Group 5: adults (20 to 71 y of age; n = 106)

Subjects were recruited through advertising in health food shops, in magazines, on the website of vegetarian and animal rights organisations, and through word of mouth. Criteria for inclusion were being a vegetarian (for at least 1 year) and being at least 18 years of age. The first objective of the design was to collect health related and lifestyle variables in vegetarians [21]. Out of the 405 respondents 106 vegetarians completed the 3-day food diary (35 men, 22-65 y; 71 women, 20-71 y). Using a 3-day physical activity diary, individual energy requirements were calculated taking into account the physical activity level (PAL), body weight and age. BMI was calculated using self-reported values of body weight and height.

Analyses of the diaries of all groups were carried out using the BECEL software programme, based on the most recent Belgian National Food Composition Tables (NUBEL 1996-2004), [22].

Statistical comparisons were performed using SPSS. For the comparisons of our data with reference values one sample t-tests were applied. To compare the vegetarian with the omnivorous subjects an independent sample t-test was used. Significance level was set at 0.05.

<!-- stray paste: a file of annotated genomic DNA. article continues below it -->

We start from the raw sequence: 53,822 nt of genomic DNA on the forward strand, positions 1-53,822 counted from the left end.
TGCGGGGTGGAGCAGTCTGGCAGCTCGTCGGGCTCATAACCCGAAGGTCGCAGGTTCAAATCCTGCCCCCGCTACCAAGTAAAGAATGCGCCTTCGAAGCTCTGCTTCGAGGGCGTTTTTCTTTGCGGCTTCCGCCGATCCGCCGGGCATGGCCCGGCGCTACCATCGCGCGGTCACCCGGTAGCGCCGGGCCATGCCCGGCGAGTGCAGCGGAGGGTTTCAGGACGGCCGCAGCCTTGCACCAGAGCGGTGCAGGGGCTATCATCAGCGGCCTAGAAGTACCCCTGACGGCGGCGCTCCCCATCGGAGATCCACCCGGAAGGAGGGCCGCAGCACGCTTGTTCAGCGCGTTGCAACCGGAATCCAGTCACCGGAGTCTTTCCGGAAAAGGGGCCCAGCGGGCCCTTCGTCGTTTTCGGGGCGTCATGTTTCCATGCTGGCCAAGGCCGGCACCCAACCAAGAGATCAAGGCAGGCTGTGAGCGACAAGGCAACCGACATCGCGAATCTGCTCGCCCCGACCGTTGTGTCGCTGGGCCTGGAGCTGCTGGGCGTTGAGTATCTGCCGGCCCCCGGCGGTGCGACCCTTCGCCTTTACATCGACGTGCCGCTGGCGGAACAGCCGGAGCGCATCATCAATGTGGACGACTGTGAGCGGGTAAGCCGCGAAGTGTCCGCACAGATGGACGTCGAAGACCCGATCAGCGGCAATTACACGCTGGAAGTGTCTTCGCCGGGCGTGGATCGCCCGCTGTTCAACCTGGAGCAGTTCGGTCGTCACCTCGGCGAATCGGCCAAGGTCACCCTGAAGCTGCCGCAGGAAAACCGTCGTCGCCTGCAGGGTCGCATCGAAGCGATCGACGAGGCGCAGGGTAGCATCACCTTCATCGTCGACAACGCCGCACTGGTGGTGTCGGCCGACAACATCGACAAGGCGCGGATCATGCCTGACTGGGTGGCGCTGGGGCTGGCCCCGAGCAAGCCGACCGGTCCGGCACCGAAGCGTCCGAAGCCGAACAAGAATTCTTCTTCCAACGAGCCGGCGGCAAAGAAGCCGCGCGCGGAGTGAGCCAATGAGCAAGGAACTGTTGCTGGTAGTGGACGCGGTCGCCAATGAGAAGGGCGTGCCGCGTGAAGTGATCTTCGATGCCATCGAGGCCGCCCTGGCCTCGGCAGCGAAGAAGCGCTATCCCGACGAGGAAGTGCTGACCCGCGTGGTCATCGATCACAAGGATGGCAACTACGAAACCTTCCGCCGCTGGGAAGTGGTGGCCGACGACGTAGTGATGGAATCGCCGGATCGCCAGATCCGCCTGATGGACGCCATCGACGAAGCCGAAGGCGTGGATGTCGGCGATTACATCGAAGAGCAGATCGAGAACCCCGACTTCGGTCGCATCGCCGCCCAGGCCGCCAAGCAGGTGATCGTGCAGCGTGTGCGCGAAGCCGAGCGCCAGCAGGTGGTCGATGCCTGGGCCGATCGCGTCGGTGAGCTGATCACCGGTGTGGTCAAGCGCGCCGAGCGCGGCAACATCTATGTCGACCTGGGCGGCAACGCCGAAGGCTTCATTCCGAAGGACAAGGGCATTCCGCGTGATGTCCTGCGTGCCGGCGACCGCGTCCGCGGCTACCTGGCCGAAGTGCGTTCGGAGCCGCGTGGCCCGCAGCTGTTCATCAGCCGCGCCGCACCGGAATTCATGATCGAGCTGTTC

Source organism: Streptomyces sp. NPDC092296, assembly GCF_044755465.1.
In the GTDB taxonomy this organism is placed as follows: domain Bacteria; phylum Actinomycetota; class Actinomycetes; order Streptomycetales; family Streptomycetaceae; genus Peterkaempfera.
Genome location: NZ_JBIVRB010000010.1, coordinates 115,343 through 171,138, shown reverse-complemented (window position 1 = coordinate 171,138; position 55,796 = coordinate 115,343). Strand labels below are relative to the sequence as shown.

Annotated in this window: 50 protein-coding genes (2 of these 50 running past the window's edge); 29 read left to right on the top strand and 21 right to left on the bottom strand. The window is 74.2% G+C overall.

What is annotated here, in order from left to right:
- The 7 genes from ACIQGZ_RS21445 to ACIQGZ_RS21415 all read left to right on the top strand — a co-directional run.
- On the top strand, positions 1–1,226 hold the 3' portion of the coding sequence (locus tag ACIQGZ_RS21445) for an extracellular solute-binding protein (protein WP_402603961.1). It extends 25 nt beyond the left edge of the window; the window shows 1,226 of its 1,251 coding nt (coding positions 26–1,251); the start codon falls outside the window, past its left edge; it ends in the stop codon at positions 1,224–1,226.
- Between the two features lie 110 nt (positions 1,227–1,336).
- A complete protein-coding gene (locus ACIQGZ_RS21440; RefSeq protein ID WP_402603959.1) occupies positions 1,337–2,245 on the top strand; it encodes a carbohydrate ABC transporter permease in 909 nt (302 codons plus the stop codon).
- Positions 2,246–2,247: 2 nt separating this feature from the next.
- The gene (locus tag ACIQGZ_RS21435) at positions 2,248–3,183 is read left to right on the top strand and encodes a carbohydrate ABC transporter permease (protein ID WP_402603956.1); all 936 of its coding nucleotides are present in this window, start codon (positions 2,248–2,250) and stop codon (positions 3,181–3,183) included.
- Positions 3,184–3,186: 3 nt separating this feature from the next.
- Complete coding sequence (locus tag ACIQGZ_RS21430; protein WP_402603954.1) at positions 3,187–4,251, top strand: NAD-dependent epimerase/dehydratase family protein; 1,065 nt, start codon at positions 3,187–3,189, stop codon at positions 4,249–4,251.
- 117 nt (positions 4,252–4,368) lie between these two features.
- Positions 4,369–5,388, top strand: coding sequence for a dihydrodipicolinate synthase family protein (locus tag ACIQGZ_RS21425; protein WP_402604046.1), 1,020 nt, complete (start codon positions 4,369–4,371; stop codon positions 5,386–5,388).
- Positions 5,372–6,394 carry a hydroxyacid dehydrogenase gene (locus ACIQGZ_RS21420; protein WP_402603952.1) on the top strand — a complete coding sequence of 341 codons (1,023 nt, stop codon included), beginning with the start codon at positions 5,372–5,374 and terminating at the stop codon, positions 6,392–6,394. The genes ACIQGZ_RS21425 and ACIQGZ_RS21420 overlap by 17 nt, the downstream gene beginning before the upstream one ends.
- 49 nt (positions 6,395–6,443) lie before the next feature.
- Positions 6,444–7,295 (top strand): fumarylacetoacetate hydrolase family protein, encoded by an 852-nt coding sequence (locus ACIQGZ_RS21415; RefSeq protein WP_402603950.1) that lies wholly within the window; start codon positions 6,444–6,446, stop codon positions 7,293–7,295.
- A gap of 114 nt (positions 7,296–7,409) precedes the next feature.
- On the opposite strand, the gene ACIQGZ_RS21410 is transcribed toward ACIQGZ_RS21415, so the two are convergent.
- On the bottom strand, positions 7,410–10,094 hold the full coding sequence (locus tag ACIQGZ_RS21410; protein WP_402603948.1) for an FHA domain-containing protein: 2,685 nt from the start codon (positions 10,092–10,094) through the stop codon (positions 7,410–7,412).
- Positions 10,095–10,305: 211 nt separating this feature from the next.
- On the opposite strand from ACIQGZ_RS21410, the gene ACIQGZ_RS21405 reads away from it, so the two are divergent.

All procedures used were approved by the ethical committee of the Vrije Universiteit Brussel. Informed consent was obtained from all subjects (or their parents).


Group 1 - young children

In the young children total energy intake did not reach the 80% tolerance limit for 4 out of 13 subjects from the youngest (1.0-3.9 y) group, and for half of the subjects of the middle (4.0-6.9 y) group (3 out of 6), and half of the subjects from the oldest (7.0-9.9 y) group (4 out of 8). Two subjects from the youngest group and 1 subject from the oldest group had a total energy intake above the 120% tolerance limit (Tables 2 and 3).

Table 2 Macronutrient intake of the different groups studied
Table 3 Number of subjects under 80% or above 120% of the RDA